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Old 09-27-2011, 03:36 PM   #1
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Furnace pressure hose?


can anyone tell me if something like a bad pressure hose (old, possible crack at connection) should have been caught during a heating inspection. I had an inspection done and 2 weeks later needed an after hours service call to fix furnace and as far as I can tell ( I wasn't there ) the only thing done to fix problem was to cut off the end of the hose and reconnect it, i'm not an expert but I would think something as basic as hose condition should be part of a basic inspection. any respose is appreciated. SR

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Old 09-27-2011, 03:52 PM   #2
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Things can be missed during a routine inspection. Something like that, unless you are looking specifically for it can easily be missed. If the same company did the after hour, ask them if some form of credit can be applied to your account. The same stuff happens with cars, computers, homes, etc.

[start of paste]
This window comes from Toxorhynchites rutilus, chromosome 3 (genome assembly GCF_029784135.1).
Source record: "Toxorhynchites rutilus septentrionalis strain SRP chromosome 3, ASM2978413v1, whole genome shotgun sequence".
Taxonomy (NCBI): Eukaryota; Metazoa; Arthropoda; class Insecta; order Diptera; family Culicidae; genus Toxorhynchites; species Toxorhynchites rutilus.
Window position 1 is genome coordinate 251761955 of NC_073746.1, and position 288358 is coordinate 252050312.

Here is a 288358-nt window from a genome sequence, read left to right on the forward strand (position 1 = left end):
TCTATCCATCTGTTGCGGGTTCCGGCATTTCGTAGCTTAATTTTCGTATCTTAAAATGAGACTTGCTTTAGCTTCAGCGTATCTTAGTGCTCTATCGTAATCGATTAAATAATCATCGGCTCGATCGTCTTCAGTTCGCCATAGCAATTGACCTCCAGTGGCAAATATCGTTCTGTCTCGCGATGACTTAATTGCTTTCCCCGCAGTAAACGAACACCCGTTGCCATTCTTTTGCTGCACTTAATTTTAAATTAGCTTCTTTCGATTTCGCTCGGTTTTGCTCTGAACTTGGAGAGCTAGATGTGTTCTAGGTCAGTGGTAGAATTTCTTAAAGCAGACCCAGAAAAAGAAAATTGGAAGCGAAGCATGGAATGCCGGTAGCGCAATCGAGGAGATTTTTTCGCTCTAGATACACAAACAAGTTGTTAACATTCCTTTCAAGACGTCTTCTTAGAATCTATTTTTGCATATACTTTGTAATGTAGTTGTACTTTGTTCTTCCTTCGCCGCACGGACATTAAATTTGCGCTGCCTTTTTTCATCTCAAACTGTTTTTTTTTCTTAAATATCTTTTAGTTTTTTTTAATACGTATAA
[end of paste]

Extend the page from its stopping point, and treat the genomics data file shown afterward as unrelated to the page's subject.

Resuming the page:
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Old 09-27-2011, 04:11 PM   #3
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Furnace pressure hose?


Thanks for the reply, yes I'v used the same company for a few years (it's a rental property so I'm not there often), no credit offered, the answer I got was the hose can go bad at anytime so at this point they have lost my future business. Thanks. SR
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Old 09-27-2011, 04:26 PM   #4
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Furnace pressure hose?


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Thanks for the reply, yes I'v used the same company for a few years (it's a rental property so I'm not there often), no credit offered, the answer I got was the hose can go bad at anytime so at this point they have lost my future business. Thanks. SR

I'm with you, their loss.

As previously stated, it can be missed but in all honesty it shouldn't. IF the vacuum produced by the draft inducer motor in that hose pulls the pressure switch closed at time of heating inspection than it could be all she wrote as it worked. Now if it was cracked then possibly the pressure switch would not close and you'd indefinitely not have heat, telling me something is wrong and to take a closer look.